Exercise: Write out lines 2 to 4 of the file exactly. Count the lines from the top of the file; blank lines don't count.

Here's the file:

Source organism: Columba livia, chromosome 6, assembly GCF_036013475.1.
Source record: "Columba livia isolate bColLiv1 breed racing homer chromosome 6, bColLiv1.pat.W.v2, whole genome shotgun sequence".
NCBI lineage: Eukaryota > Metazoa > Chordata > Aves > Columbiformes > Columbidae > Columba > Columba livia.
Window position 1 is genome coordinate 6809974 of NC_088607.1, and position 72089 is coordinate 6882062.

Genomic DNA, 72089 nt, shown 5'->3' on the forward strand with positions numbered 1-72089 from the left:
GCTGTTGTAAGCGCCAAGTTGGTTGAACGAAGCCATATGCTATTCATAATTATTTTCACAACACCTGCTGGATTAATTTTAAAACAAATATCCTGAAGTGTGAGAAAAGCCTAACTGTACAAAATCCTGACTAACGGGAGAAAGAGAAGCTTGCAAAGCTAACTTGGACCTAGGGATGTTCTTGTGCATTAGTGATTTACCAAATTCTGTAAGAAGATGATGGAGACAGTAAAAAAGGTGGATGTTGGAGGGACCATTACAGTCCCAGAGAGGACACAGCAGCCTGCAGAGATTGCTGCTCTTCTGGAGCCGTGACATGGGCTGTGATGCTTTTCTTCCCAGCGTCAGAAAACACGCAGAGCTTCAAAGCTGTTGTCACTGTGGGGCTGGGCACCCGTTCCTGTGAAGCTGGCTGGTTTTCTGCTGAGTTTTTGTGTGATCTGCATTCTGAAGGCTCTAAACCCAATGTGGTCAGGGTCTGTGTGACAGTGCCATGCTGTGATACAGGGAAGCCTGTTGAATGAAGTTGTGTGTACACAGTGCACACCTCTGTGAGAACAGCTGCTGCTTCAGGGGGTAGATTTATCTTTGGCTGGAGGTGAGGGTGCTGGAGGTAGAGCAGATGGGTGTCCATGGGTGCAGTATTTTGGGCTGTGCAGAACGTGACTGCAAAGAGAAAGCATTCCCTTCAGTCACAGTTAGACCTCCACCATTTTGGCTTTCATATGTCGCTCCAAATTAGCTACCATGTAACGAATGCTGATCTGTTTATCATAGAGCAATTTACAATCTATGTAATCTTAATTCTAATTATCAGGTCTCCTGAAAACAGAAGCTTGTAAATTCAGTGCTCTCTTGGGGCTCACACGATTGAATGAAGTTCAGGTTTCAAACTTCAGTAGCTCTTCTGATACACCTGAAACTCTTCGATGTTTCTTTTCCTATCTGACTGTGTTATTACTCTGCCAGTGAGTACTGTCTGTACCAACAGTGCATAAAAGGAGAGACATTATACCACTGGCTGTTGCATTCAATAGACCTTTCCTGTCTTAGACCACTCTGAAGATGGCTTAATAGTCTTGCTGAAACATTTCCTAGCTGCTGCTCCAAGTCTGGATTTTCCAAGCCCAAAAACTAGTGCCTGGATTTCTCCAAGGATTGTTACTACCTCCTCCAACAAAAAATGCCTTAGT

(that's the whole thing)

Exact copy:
Source record: "Columba livia isolate bColLiv1 breed racing homer chromosome 6, bColLiv1.pat.W.v2, whole genome shotgun sequence".
NCBI lineage: Eukaryota > Metazoa > Chordata > Aves > Columbiformes > Columbidae > Columba > Columba livia.
Window position 1 is genome coordinate 6809974 of NC_088607.1, and position 72089 is coordinate 6882062.